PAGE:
On my default setting, I dress like this:
And do things like this:
Most of the people I hang out with also default to dressing like this:
But 5 days out of 7, I dress like this:
And those are parts of me too. When I had my internship with Senator Feinstein’s office, I found wearing Lands End suit-pants and dress shoes to work uncomfortable. I pretended to be a character who would wear a suit, the Young Professional Jessica character. My bedroom has 2 closets, and one is for my work clothes and is full of shirts, a few pants, and a raft of dresses, all of which are DC-standard work attire. The other closet has my t-shirts, my sweatshirts, and my jeans.
I’m not really a Neal Patrick Harris about suits:
Much less an Amneris:
Some days when I dress for work, I feel like I’m cross-class-dressing, like I’m cosplaying Young Professional in a city-sized Law and Order convention. I don’t like that heels make it hard to climb over rocks and suit-jackets restrict arms-wide-open-hugs.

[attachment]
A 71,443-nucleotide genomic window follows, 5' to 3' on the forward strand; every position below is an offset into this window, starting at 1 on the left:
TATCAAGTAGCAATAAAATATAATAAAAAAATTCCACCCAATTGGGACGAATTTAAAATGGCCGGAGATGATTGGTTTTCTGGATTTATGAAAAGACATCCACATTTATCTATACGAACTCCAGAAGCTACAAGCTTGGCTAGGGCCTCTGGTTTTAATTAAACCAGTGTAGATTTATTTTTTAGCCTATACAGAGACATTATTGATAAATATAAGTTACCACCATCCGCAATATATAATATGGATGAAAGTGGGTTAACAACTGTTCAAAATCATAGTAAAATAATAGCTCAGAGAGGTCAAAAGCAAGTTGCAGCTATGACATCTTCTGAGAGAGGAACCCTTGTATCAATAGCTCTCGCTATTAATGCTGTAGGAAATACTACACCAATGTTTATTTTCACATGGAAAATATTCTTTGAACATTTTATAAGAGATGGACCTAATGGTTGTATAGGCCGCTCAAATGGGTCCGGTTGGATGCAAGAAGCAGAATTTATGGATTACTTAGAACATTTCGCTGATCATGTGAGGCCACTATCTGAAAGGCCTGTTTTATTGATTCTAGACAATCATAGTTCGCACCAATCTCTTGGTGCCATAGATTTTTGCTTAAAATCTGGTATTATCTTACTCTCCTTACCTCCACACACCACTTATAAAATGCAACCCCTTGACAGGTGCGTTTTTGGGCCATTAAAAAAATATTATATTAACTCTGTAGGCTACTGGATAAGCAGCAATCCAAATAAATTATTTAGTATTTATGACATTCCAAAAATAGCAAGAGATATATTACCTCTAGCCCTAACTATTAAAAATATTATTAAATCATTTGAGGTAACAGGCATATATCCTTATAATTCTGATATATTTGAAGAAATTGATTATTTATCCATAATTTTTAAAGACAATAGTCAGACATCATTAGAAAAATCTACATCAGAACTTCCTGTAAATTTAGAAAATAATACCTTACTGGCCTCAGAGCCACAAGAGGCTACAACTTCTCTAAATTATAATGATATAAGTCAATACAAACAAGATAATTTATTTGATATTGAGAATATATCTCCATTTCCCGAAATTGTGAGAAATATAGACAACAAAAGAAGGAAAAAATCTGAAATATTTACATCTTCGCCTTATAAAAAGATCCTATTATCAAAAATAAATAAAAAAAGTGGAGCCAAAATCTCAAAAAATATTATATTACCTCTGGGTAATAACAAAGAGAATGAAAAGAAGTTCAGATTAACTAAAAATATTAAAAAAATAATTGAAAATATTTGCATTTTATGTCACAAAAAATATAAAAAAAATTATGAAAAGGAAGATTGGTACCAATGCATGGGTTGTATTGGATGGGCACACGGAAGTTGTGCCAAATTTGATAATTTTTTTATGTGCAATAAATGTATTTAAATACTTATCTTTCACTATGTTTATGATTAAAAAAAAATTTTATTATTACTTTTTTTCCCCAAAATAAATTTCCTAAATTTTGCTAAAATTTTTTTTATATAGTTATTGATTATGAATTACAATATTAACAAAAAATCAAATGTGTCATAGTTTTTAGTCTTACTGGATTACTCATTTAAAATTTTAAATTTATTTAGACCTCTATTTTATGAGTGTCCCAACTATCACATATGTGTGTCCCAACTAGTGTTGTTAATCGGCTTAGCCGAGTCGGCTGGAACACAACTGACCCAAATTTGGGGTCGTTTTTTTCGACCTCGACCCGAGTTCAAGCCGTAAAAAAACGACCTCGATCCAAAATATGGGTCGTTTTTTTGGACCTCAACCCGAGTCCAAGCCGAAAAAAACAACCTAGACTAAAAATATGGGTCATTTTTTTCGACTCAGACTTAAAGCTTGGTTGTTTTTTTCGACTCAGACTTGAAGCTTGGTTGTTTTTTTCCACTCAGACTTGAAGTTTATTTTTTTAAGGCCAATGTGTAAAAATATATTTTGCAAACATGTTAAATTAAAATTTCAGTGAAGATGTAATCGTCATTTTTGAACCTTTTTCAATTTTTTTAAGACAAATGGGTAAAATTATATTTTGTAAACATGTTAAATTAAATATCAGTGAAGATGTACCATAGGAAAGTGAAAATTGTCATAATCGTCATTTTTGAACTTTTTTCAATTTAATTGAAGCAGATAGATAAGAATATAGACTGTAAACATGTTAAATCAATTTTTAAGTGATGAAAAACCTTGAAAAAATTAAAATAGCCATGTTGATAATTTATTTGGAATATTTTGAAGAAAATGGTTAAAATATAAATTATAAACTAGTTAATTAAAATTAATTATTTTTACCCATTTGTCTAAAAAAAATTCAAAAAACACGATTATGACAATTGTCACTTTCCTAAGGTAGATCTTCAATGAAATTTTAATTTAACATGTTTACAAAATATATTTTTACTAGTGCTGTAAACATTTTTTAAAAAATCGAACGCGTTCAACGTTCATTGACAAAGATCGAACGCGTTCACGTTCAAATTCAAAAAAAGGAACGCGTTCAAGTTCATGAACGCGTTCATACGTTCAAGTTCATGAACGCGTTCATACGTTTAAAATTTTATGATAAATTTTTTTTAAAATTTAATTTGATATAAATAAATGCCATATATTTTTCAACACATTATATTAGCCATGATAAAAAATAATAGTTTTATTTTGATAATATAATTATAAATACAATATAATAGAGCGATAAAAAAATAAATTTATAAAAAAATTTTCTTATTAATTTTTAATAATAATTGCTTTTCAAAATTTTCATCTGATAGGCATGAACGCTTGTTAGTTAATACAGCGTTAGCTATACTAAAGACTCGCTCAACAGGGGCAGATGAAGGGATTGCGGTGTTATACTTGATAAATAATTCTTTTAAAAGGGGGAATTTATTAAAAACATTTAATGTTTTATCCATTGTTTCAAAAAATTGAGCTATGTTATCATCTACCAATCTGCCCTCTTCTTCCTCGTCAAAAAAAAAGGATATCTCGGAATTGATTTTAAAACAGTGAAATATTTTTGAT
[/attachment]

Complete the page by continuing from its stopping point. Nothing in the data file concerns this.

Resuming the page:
The times I feel most like me when I dress for work is when I wear sleeveless dresses and ballet flats–they let me run and climb and show off my arms, sit on the floor if I have to and stand during my work commute on the rare-and-bad days when I can’t get a seat.
On the best days when I have to wear a suit, I feel like Nancy Pelosi or Hillary Clinton: both cross-dressing in a traditionally-male form of dress, and cross-class-dressing, hiding my skinned knees and Dia De Los Muertos socks and making a difference in the world.
But those suits and fancy dresses? Almost all are still from thriftshops:
“It is an interesting question how far men would retain their relative rank if they were divested of their clothes.”–Henry David Thoreau